The debate about whether working mothers or stay-at-home moms are better parents continues on television.
The world is large enough for all mothers. Homemakers who write and working parents who write all have a place with their words and children.
I have been a homemaker and writer and now a working mom and writer.
Some people will treat your writing as a cute hobby you do in your spare time.
Many mothers and fathers have written for years. It is one passion that will not go away when the baby cries.
The miracle work, beyond parental discoveries, begins with how writers manage their time.
Characters and stories speak in your mind. You feel like a crazy person. You need to jot your idea on paper, a napkin with a spotted chocolate stain or your hand.
There is not enough time when your child is shouting, “Mommy, look,” to find anything else, but you still got to write it.
You learn to find quiet time separated from everything else in your busy schedule. It might be night-time, early in the morning—or if your child is still young enough—during their nap time.
Perhaps your children have reached an age when they’re doing homework after school and you’re with them. Write while they work.
If you’re at work, maybe you have an extra hour or half-hour during lunch.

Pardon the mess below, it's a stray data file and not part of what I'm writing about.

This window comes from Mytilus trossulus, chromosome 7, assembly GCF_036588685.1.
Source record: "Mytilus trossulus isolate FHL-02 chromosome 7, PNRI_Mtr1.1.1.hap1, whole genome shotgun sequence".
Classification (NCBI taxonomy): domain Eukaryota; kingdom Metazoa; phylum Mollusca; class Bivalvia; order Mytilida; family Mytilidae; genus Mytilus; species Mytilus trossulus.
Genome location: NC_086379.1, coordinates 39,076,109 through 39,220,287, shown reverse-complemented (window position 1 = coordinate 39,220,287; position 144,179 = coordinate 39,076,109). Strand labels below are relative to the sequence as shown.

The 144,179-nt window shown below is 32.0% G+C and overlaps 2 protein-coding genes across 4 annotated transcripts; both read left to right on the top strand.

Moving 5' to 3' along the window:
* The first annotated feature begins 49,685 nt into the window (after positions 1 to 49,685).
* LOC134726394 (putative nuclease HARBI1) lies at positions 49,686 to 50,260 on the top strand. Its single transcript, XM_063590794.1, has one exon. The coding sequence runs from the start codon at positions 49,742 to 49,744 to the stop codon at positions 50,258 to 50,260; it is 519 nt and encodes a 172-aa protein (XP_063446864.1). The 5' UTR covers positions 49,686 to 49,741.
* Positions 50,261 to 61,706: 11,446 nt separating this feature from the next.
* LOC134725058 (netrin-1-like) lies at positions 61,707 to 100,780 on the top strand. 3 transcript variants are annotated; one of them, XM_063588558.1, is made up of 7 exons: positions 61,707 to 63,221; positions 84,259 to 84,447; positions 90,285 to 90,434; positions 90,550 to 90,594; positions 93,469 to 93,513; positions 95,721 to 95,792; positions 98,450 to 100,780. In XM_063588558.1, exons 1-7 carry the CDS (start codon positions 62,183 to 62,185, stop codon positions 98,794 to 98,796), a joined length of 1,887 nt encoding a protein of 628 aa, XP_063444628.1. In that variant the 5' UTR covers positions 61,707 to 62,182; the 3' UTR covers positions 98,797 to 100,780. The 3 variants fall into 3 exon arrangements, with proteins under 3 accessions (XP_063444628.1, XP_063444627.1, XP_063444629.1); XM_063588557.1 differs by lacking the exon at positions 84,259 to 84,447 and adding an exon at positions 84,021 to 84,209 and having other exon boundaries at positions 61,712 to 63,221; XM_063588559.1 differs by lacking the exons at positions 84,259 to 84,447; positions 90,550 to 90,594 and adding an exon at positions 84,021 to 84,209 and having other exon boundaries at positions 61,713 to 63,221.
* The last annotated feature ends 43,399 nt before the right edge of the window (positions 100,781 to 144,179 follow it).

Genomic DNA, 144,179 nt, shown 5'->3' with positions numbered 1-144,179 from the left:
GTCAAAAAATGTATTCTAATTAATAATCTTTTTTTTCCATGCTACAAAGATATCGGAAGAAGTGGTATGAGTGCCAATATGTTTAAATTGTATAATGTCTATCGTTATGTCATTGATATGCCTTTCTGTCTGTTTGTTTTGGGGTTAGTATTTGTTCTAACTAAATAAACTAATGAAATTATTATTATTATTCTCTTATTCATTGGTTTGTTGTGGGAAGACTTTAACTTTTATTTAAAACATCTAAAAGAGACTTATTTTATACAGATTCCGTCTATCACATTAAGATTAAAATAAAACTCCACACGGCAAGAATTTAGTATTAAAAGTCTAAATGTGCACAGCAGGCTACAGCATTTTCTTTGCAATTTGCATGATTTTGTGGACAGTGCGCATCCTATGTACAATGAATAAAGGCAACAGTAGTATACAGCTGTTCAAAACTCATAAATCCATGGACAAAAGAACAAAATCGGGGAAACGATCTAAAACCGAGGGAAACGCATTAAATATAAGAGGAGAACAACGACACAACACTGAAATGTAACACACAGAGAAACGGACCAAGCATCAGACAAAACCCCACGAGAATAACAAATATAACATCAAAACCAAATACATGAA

An editor who worked with me during the early stages of Sons of the Edisto said, “If you love something enough, you will make time for it.”
One of the most difficult tasks is to take yourself seriously. Only when you take yourself seriously as a writer will other people begin to consider you, the writer, in a thoughtful manner.
That means giving something up.
This week I had to reiterate to my parents that I could not continue to co-teach Sunday school. My mother has not been happy with my decision and now believes I cannot commit.
If you read last week’s goal list, you know I want to accomplish much in writing. I work two—soon to be three—part-time jobs, cook, spend as much time with my son as possible and write.
The great thing about being a parent is you can look in front of you and find inspiration.
A boy and girl in about the fourth grade waited in line for the bathroom at a restaurant today. They began talking to me. The little girl waited, and the boy tried to distract her with an arm raising contest. Each one told me why they would win.
“You should have a staring contest.”
They loved the idea, and turned to the mirror behind them. The kids stared at their reflections.
“How will you tell whose winning?” I asked.
“I know I’m winning,” the boy said. “I haven’t blinked.”
Every person has different ways of managing time. I am still learning mine with an ever-changing schedule.
When do you write?
By Rebecca T. Dickinson